A Guide to Google’s Link Disavow Tool
Hi I’m Jake and this post is about Google’s new tool, the Link Disavow Tool for those people who struggle to remove harmful links that are linking back to their site.
At the glitzy PubCon search and social media conference and expo event in Las Vegas this October, Google’s Matt Cutts announced the new Google Link Disavow Tool for webmasters.
Before he revealed the URL for the new tool, he had a warning for those present in Vegas. Even though the tool is designed to help you contact that ‘20% of sites that are impossible to contact’, you MUST try and manually remove the links yourself before you use the tool.
The reason for having to do the manual audit before you use the tool is because you don’t want to disavow a genuine link that is passing value to your site. Also, on the other hand, you need to make sure that you get rid of as many of the bad sites as you possibly can.
As much as the Disavow Tool is there to help you with your rankings, it is also potentially harmful, too. Like the ‘One Ring’ in Lord of the Rings, if in the wrong hands and used in the wrong way this tool is deadly.
Image Courtesy of forafewmoviesmore.com
In the same way that disavowing too few links won’t help you when you go to put in your reconsideration request, using this tool without first trying to manually remove the links first will result in your reconsideration request simply getting ignored.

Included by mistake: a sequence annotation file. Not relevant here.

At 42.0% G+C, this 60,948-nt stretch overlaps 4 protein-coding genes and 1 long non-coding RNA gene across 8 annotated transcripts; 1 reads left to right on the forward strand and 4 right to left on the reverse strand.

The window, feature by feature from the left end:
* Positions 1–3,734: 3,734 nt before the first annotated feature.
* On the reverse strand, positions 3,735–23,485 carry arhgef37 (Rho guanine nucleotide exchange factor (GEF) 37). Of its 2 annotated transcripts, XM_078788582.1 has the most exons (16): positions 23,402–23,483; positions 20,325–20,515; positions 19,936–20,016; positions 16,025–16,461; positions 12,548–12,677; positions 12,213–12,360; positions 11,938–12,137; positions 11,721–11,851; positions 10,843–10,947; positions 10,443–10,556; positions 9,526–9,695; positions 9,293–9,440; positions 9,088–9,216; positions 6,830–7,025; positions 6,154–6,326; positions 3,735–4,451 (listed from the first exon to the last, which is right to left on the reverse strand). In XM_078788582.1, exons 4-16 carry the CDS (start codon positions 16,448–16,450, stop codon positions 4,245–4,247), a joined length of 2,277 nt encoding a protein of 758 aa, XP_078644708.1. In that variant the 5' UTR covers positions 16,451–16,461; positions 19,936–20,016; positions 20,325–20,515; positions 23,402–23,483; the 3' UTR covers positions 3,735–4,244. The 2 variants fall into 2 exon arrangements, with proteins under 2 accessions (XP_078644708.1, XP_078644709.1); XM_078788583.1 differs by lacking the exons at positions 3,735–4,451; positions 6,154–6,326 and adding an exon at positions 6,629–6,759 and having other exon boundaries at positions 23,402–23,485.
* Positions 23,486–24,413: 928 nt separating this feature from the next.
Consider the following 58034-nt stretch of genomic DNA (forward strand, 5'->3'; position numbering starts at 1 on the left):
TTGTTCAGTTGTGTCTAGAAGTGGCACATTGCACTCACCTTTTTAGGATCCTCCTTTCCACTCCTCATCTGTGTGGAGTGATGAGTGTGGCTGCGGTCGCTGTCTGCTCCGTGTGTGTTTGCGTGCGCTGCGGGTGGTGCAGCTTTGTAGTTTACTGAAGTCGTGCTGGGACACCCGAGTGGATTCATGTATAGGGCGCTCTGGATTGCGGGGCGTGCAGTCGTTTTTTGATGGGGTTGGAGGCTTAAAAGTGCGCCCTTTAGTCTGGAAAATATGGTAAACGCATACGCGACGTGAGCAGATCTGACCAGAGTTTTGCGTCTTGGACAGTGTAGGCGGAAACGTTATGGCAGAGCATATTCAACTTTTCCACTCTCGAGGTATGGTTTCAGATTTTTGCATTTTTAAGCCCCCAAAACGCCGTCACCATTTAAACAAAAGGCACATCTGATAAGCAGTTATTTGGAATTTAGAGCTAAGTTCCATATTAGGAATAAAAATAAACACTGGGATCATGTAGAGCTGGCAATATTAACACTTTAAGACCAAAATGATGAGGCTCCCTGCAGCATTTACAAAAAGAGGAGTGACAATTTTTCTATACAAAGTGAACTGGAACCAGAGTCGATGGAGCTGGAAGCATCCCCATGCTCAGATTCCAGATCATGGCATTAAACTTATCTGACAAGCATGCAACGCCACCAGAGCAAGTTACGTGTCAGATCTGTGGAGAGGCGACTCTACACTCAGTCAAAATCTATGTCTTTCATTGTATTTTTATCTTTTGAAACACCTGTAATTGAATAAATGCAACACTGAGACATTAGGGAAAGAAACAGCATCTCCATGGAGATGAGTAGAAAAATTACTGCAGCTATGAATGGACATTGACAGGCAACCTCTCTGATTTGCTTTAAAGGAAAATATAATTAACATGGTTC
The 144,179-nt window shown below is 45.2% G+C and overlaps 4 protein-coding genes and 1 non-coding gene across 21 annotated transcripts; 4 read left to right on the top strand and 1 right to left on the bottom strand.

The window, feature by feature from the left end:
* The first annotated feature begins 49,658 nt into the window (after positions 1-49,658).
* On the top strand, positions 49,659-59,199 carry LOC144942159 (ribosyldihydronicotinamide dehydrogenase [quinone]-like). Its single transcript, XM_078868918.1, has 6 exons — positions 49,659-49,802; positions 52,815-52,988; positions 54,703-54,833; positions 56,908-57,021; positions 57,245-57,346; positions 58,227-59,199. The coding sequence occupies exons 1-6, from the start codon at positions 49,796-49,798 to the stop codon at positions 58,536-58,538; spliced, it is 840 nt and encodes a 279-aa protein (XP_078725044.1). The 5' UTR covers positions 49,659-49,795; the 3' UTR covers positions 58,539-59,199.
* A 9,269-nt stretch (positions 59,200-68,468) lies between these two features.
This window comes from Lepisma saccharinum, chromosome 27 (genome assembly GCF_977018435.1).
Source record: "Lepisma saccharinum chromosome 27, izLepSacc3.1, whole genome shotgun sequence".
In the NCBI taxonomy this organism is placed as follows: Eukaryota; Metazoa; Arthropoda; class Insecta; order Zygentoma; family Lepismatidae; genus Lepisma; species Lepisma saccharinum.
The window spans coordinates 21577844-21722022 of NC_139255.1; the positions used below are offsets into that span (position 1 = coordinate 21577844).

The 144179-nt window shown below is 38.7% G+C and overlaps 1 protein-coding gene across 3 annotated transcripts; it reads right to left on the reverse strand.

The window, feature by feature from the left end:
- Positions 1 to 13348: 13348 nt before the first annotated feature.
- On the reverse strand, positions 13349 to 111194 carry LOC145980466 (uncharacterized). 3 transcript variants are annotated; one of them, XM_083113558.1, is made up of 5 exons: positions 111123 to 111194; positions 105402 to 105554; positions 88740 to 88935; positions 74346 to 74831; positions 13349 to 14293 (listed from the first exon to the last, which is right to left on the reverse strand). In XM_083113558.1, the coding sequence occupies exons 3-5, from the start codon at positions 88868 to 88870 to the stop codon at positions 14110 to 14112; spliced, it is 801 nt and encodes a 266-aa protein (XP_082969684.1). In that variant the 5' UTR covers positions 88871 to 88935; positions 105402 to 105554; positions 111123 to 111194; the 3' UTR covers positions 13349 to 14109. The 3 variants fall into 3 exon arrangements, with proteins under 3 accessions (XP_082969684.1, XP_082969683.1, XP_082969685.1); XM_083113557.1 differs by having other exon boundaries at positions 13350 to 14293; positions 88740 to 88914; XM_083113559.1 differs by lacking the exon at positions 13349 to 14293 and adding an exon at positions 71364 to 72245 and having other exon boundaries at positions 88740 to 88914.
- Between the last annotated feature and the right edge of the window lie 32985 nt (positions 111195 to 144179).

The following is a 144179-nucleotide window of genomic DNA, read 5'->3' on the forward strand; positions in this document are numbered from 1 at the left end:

The tool allegedly takes quite a while to work so it’s probably worth prolonging the amount of time you wait before re-submitting your reconsideration request. A week is the advised amount of time.
Not only does this tool work on domains, it quite handily works on sub-domains too. So if you were wondering whether or not any of your .wordpress or .blogspot links will be affected then the answer is yes, yes they will.
When you’re trawling through your list of backlinks and starting to get bored, tired or whatever you get when looking through this list, just remember one thing; you need to pay attention to duplicate content because duplicate content is bad for your site.
It can prevent pages from ranking, prevent pages from being indexed and Google isn’t interested in showing the same info to people so it actively filters out any unoriginal pages so that it isn’t showing the same thing time and time again.
Another thing to watch out for where duplicate content is concerned is when a single page is accessible from more than one URL i.e. www.domain.com/seo/services and www.domain.com/?id=44. This is still classed as duplicate content by Google and will receive the same treatment from them too.
The Two Ps
Next, something you need to keep an eye out for is permalinks and pagination. If there’s a post on a WordPress blog category page, for example www.domain.com/category/seo/page/2, it’s always better to disavow the whole domain than a specific page as permalinks will change or it could quite simply be that there are multiple links on that site.
Everyone Loves a Success Story
The tool has been used now, by a number of different people and it’s been quite a success thus far. There have a couple of questions asked regarding the tool, one being whether or not the tool follows 301 redirects. The other question, a question about canonical tags and whether or not the tool obeys them has been answered already by Mr Cutts in this Q & A with Search Engine Land.
Overall, the tool has many processes that you need to be wary of when you’re using it and there are a number of different procedures that you need to make sure you do before you begin to use the tool such as trying to manually remove as many links as possible beforehand.
As we said above, the tool has been quite successful so far, so if you’re planning on using the tool for your site, why not let us know how you got on in the comments below.